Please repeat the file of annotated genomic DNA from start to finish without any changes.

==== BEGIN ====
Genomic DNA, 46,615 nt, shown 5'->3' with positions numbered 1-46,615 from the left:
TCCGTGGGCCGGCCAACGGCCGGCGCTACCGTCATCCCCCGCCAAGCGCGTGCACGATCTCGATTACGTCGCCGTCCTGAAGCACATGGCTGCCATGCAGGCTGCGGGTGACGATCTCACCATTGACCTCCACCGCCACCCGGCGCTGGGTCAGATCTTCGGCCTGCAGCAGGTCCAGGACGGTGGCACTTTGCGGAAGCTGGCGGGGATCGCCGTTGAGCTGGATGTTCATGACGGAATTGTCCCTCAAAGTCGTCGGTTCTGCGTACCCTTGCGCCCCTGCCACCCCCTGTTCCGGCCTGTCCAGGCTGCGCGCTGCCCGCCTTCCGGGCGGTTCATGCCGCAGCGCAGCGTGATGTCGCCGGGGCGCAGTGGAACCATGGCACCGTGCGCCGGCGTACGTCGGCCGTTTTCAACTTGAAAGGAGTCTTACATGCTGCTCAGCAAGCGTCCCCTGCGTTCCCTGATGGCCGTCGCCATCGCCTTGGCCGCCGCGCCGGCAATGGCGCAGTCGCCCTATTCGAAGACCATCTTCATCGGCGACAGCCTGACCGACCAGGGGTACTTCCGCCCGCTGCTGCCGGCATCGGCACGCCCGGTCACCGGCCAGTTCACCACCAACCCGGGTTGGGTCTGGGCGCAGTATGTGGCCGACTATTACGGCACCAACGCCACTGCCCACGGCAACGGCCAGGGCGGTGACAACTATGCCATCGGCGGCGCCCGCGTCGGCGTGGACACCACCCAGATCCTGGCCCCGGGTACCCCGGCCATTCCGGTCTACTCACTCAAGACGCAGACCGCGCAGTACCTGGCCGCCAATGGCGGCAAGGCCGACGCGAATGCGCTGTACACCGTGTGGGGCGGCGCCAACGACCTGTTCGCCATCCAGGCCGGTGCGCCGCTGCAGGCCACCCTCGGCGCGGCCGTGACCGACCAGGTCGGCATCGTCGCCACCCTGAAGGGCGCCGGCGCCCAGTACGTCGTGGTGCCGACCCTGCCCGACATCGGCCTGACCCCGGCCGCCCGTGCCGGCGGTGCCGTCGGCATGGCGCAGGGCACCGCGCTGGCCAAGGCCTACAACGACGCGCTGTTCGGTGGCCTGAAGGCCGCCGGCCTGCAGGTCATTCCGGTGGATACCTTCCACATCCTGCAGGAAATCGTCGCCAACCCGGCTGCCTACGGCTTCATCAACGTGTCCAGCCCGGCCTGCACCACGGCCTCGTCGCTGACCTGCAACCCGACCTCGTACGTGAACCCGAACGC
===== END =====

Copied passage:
Genomic DNA, 46,615 nt, shown 5'->3' with positions numbered 1-46,615 from the left:
TCCGTGGGCCGGCCAACGGCCGGCGCTACCGTCATCCCCCGCCAAGCGCGTGCACGATCTCGATTACGTCGCCGTCCTGAAGCACATGGCTGCCATGCAGGCTGCGGGTGACGATCTCACCATTGACCTCCACCGCCACCCGGCGCTGGGTCAGATCTTCGGCCTGCAGCAGGTCCAGGACGGTGGCACTTTGCGGAAGCTGGCGGGGATCGCCGTTGAGCTGGATGTTCATGACGGAATTGTCCCTCAAAGTCGTCGGTTCTGCGTACCCTTGCGCCCCTGCCACCCCCTGTTCCGGCCTGTCCAGGCTGCGCGCTGCCCGCCTTCCGGGCGGTTCATGCCGCAGCGCAGCGTGATGTCGCCGGGGCGCAGTGGAACCATGGCACCGTGCGCCGGCGTACGTCGGCCGTTTTCAACTTGAAAGGAGTCTTACATGCTGCTCAGCAAGCGTCCCCTGCGTTCCCTGATGGCCGTCGCCATCGCCTTGGCCGCCGCGCCGGCAATGGCGCAGTCGCCCTATTCGAAGACCATCTTCATCGGCGACAGCCTGACCGACCAGGGGTACTTCCGCCCGCTGCTGCCGGCATCGGCACGCCCGGTCACCGGCCAGTTCACCACCAACCCGGGTTGGGTCTGGGCGCAGTATGTGGCCGACTATTACGGCACCAACGCCACTGCCCACGGCAACGGCCAGGGCGGTGACAACTATGCCATCGGCGGCGCCCGCGTCGGCGTGGACACCACCCAGATCCTGGCCCCGGGTACCCCGGCCATTCCGGTCTACTCACTCAAGACGCAGACCGCGCAGTACCTGGCCGCCAATGGCGGCAAGGCCGACGCGAATGCGCTGTACACCGTGTGGGGCGGCGCCAACGACCTGTTCGCCATCCAGGCCGGTGCGCCGCTGCAGGCCACCCTCGGCGCGGCCGTGACCGACCAGGTCGGCATCGTCGCCACCCTGAAGGGCGCCGGCGCCCAGTACGTCGTGGTGCCGACCCTGCCCGACATCGGCCTGACCCCGGCCGCCCGTGCCGGCGGTGCCGTCGGCATGGCGCAGGGCACCGCGCTGGCCAAGGCCTACAACGACGCGCTGTTCGGTGGCCTGAAGGCCGCCGGCCTGCAGGTCATTCCGGTGGATACCTTCCACATCCTGCAGGAAATCGTCGCCAACCCGGCTGCCTACGGCTTCATCAACGTGTCCAGCCCGGCCTGCACCACGGCCTCGTCGCTGACCTGCAACCCGACCTCGTACGTGAACCCGAACGC